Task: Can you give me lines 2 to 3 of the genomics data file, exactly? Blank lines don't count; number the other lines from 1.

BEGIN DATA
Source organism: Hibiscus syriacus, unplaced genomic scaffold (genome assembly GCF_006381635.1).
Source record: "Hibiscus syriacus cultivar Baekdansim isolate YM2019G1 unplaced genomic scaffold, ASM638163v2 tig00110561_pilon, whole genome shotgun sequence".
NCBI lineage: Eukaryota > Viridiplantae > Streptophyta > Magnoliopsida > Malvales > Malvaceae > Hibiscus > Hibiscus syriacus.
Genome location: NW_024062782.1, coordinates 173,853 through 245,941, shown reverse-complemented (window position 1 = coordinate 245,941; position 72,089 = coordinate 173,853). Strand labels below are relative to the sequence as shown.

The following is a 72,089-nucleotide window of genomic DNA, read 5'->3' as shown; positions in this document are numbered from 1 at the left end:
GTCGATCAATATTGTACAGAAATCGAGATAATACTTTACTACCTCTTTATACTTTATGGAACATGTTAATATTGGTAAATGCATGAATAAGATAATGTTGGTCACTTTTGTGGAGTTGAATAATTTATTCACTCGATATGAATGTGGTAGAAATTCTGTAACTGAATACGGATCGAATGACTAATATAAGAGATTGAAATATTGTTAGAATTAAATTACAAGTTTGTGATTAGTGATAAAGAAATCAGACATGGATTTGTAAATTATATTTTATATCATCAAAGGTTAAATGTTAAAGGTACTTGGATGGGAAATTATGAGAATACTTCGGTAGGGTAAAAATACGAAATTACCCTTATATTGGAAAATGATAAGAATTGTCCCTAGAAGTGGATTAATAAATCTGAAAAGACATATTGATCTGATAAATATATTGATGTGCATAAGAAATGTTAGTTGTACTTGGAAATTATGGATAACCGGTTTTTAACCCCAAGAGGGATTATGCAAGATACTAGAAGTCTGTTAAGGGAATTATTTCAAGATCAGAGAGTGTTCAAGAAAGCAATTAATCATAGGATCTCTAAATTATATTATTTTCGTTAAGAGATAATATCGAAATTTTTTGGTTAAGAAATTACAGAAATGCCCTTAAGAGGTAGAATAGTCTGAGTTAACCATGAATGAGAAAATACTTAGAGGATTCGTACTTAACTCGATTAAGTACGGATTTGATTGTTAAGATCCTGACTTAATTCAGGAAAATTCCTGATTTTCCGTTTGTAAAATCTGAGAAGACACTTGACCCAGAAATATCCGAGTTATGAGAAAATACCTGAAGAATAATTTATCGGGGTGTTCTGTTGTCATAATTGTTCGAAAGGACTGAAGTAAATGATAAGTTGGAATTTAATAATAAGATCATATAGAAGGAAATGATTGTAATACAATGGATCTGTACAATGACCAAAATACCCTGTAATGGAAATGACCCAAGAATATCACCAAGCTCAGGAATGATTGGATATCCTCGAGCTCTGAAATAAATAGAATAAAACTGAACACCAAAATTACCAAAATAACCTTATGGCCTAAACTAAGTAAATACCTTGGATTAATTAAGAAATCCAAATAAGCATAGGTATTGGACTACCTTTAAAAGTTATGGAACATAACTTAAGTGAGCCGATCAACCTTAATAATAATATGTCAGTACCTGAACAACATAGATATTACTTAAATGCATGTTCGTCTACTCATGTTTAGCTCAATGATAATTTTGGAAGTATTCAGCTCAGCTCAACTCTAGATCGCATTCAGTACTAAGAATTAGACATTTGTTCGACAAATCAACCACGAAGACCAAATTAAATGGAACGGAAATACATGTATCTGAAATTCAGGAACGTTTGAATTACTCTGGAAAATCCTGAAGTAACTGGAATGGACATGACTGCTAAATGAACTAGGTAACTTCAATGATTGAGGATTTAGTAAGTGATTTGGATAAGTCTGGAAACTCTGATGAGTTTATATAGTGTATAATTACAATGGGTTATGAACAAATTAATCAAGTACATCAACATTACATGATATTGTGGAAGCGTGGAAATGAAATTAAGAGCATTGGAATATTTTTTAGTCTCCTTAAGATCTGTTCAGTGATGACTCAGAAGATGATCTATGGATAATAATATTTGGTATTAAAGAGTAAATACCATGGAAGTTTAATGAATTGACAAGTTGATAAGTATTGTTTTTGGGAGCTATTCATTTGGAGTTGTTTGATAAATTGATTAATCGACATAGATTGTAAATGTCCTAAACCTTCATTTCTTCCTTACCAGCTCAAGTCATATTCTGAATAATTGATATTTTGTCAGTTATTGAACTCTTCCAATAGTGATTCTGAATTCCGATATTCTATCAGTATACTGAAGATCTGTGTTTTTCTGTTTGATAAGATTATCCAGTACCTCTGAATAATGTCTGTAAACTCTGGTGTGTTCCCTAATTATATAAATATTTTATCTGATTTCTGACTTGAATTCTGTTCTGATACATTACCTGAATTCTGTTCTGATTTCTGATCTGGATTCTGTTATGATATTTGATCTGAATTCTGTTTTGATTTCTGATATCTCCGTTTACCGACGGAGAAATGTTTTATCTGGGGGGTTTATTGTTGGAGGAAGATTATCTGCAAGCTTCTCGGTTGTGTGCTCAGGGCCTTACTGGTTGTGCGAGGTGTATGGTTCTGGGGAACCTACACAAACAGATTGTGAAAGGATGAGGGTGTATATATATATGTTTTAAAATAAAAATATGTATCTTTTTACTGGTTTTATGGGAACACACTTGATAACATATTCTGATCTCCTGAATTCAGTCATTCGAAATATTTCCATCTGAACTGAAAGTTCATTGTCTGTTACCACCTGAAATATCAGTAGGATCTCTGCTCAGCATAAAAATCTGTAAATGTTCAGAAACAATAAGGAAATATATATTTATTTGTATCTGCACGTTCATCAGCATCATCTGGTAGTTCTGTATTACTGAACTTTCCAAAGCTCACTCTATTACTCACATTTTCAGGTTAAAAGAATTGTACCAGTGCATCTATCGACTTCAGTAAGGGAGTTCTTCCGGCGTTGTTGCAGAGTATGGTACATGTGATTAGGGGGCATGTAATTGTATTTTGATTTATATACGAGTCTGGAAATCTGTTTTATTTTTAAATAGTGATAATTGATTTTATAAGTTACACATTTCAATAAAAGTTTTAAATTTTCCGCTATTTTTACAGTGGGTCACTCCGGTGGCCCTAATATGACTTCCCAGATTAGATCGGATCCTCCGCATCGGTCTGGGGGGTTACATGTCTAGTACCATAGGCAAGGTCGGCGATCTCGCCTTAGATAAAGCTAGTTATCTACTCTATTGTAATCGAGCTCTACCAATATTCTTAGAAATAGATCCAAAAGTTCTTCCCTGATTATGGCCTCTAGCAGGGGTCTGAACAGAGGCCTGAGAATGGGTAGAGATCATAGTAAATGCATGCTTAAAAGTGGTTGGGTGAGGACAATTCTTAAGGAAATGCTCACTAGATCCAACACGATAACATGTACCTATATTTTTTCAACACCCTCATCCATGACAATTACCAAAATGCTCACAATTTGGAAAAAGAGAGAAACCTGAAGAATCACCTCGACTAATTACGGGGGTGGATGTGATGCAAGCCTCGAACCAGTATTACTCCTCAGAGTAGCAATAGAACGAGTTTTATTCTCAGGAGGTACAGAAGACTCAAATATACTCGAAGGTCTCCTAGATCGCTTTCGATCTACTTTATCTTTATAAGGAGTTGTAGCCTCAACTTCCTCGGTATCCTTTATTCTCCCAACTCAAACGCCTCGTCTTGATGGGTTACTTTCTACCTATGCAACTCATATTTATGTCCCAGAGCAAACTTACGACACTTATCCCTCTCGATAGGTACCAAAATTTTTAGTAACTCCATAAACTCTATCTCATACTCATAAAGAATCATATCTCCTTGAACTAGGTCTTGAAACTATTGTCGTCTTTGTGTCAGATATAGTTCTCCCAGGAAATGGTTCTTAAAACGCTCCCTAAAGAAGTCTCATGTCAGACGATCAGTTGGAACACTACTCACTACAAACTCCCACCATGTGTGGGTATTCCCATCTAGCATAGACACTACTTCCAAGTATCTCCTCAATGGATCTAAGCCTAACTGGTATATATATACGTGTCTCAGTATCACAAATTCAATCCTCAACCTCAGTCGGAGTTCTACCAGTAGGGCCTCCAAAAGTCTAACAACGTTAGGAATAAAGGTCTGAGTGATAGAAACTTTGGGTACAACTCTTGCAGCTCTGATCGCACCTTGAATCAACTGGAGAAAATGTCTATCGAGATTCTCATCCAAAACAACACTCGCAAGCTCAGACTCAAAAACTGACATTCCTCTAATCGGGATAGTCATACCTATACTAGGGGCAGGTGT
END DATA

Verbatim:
Source record: "Hibiscus syriacus cultivar Baekdansim isolate YM2019G1 unplaced genomic scaffold, ASM638163v2 tig00110561_pilon, whole genome shotgun sequence".
NCBI lineage: Eukaryota > Viridiplantae > Streptophyta > Magnoliopsida > Malvales > Malvaceae > Hibiscus > Hibiscus syriacus.